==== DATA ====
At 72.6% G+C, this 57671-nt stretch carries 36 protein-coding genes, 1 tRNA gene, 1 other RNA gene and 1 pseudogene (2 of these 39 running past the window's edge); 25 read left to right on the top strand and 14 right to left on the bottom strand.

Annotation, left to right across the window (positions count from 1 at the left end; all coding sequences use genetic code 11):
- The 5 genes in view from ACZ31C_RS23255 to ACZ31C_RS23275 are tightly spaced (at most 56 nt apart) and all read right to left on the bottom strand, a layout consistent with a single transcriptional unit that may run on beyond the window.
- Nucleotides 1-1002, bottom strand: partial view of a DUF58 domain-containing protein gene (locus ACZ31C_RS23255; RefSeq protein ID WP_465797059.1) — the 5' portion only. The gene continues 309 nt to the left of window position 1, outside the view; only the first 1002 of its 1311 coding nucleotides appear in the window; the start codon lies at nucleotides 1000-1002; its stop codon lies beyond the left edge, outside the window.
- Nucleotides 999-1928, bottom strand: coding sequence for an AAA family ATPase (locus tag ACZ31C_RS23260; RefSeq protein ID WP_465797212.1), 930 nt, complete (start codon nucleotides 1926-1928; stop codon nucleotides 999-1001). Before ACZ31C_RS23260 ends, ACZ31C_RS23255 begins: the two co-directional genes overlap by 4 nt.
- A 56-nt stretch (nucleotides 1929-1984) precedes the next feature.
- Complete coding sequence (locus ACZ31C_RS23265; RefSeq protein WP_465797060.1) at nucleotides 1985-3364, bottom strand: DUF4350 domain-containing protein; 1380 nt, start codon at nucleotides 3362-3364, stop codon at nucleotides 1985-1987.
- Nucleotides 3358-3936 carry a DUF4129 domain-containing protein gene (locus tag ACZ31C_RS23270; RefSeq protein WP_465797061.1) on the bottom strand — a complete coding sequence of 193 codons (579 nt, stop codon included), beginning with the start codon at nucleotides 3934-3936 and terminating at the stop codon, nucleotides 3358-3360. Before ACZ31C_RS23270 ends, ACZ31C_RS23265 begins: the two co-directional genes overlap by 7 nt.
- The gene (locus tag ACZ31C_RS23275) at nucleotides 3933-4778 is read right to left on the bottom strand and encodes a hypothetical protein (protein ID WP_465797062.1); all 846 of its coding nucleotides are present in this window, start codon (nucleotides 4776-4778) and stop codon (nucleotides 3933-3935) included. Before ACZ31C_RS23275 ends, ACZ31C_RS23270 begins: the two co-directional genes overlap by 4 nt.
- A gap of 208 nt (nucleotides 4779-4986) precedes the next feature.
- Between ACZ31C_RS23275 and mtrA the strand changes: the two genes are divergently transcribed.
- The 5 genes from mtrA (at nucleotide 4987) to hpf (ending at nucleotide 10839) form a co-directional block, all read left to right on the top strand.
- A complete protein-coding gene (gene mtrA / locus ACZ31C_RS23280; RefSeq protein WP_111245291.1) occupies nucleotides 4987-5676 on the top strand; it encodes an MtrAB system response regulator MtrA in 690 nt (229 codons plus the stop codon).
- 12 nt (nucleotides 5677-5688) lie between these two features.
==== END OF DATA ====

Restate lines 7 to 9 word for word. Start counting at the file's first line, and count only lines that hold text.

- Complete coding sequence (locus ACZ31C_RS23265; RefSeq protein WP_465797060.1) at nucleotides 1985-3364, bottom strand: DUF4350 domain-containing protein; 1380 nt, start codon at nucleotides 3362-3364, stop codon at nucleotides 1985-1987.
- Nucleotides 3358-3936 carry a DUF4129 domain-containing protein gene (locus tag ACZ31C_RS23270; RefSeq protein WP_465797061.1) on the bottom strand — a complete coding sequence of 193 codons (579 nt, stop codon included), beginning with the start codon at nucleotides 3934-3936 and terminating at the stop codon, nucleotides 3358-3360. Before ACZ31C_RS23270 ends, ACZ31C_RS23265 begins: the two co-directional genes overlap by 7 nt.
- The gene (locus tag ACZ31C_RS23275) at nucleotides 3933-4778 is read right to left on the bottom strand and encodes a hypothetical protein (protein ID WP_465797062.1); all 846 of its coding nucleotides are present in this window, start codon (nucleotides 4776-4778) and stop codon (nucleotides 3933-3935) included. Before ACZ31C_RS23275 ends, ACZ31C_RS23270 begins: the two co-directional genes overlap by 4 nt.